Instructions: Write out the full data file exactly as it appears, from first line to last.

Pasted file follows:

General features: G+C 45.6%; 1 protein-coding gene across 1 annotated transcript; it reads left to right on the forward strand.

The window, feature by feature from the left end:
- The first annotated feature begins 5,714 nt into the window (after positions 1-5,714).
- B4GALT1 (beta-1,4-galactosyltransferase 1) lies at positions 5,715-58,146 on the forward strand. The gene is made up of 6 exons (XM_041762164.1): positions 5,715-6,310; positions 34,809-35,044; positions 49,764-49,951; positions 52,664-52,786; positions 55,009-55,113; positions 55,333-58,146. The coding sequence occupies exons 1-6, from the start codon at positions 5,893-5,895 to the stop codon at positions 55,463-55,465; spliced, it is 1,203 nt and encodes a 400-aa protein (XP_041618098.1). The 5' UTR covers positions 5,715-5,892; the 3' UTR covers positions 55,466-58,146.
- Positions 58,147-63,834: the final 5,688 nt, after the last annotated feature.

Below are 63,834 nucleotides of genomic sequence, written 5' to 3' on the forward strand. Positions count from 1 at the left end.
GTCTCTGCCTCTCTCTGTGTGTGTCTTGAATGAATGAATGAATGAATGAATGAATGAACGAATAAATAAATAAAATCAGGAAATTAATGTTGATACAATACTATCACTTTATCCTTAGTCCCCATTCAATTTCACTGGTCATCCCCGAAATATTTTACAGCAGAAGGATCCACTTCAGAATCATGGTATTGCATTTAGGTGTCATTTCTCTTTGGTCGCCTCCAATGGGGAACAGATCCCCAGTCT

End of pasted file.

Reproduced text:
General features: G+C 45.6%; 1 protein-coding gene across 1 annotated transcript; it reads left to right on the forward strand.

The window, feature by feature from the left end:
- The first annotated feature begins 5,714 nt into the window (after positions 1-5,714).
- B4GALT1 (beta-1,4-galactosyltransferase 1) lies at positions 5,715-58,146 on the forward strand. The gene is made up of 6 exons (XM_041762164.1): positions 5,715-6,310; positions 34,809-35,044; positions 49,764-49,951; positions 52,664-52,786; positions 55,009-55,113; positions 55,333-58,146. The coding sequence occupies exons 1-6, from the start codon at positions 5,893-5,895 to the stop codon at positions 55,463-55,465; spliced, it is 1,203 nt and encodes a 400-aa protein (XP_041618098.1). The 5' UTR covers positions 5,715-5,892; the 3' UTR covers positions 55,466-58,146.
- Positions 58,147-63,834: the final 5,688 nt, after the last annotated feature.

Below are 63,834 nucleotides of genomic sequence, written 5' to 3' on the forward strand. Positions count from 1 at the left end.
GTCTCTGCCTCTCTCTGTGTGTGTCTTGAATGAATGAATGAATGAATGAATGAATGAACGAATAAATAAATAAAATCAGGAAATTAATGTTGATACAATACTATCACTTTATCCTTAGTCCCCATTCAATTTCACTGGTCATCCCCGAAATATTTTACAGCAGAAGGATCCACTTCAGAATCATGGTATTGCATTTAGGTGTCATTTCTCTTTGGTCGCCTCCAATGGGGAACAGATCCCCAGTCT